Date of this Version
The George Eliot Review 45 (2014)
I want to start with a useful rather than a funny question posed by the critic Hilary M. Schor: 'What acts of information-organization do we perform on the Eliot career?'! The answer is possibly a succession of familiar base-touchings: Eliot's Warwickshire childhood and family life, the loss of her evangelical faith, her London journalism and reviewing, the development of her artistic values through engagement with European art and literature - the works of Baruch Spinoza, Ludwig Feuerbach, David Strauss, and Auguste Comte - and, of course, her partnership with George Henry Lewes. Other notable Eliot 'themes' might include science, religion, history, natural history, gender, music, and Darwinism. In this endless list of possible configurations, a category we're most unlikely to come up with is Eliot and laughter.
The ideological shaping of Eliot's career talks to a wider bourgeois preference in the mid-Victorian period - and beyond - for lachrymose respectability, one that publicly, at least, occluded laughing or gelastic narratives, even when these were enjoyed in camera. While George Henry Lewes, for example, famously professed to admiring Eliot's 'fun' in her first work of fiction, 'The Sad Fortunes of the Reverend Amos Barton' (1858), it was her 'pathos' that he ultimately plumped for.' Both Eliot and Lewes 'cried together' over the scenes of Milly Barton's deathbed, a marital act of affective communion that is tacitly invoked when Eliot published the story in Scenes of Clerical Life, in 1858. Her narrator directly addresses her readers with the words, 'I wish to stir your sympathy with commonplace troubles - to win your tears for real sorrow." The emphasis on 'real sorrow' connotes sympathy's peculiar grammar of affect, a generic predisposition for crying following from reading novels and letters that interfaces shared sympathies and weeping in a transactional exchange of ink for tears.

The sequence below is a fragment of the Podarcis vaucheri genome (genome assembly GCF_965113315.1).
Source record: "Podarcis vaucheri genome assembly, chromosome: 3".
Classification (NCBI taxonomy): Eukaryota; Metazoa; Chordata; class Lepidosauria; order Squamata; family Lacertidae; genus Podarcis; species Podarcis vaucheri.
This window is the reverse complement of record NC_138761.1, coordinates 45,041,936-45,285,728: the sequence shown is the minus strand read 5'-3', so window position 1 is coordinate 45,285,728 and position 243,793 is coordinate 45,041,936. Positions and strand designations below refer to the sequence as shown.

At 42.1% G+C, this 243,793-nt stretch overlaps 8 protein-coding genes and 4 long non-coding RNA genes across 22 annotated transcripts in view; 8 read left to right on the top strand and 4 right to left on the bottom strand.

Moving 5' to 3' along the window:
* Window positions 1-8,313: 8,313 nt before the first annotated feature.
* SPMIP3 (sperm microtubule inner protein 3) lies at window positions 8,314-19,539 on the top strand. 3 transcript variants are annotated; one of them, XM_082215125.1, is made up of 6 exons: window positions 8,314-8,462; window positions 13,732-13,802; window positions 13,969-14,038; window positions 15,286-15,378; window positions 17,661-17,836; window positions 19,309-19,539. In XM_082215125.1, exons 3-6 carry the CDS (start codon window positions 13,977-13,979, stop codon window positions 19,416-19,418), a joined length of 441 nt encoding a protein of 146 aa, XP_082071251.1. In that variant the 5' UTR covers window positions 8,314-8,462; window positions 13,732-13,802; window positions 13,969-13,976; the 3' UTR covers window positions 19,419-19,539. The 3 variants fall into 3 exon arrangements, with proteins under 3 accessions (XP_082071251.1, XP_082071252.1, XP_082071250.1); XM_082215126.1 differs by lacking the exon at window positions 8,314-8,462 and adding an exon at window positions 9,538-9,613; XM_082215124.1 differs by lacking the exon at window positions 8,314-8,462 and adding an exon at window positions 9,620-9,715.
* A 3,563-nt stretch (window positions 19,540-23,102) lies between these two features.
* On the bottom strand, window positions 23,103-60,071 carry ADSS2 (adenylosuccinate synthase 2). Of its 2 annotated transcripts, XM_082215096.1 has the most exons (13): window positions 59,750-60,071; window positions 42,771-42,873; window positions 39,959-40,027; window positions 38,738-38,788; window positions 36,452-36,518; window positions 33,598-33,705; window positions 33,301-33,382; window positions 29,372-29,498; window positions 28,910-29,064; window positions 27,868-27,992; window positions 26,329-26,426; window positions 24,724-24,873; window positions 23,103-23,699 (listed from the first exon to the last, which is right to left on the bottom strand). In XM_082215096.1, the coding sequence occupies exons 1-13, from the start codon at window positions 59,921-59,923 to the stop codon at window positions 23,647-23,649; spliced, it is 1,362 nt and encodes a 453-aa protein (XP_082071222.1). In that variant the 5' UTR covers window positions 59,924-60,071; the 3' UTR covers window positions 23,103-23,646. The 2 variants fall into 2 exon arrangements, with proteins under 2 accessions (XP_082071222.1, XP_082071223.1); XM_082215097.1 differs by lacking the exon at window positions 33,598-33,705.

Yet despite this, Eliot participated in increasingly widespread debates about the ideological and aesthetic place of laughter in Victorian society, begun by writers like William Hazlitt, Charles Dickens, W. M. Thackeray, George Meredith, and continued by scientists and philosophers, Alexander Bain, Herbert Spencer, Charles Darwin, James Sully and later Sigmund Freud. In 1856, writing anonymously for the Westminster Review in 'German Wit: Heinrich Heine', she quotes Goethe's comment that 'nothing is more significant of man's character than what they find laughable'" Eliot, however, adds a notable modification: 'The truth of the observation would be more apparent if Goethe had said culture [my emphasis] instead of character." What is remarkable here, considering Eliot's enduring status as a canonically serious author, is her stridency about laughter's irreducible significance in the public realm.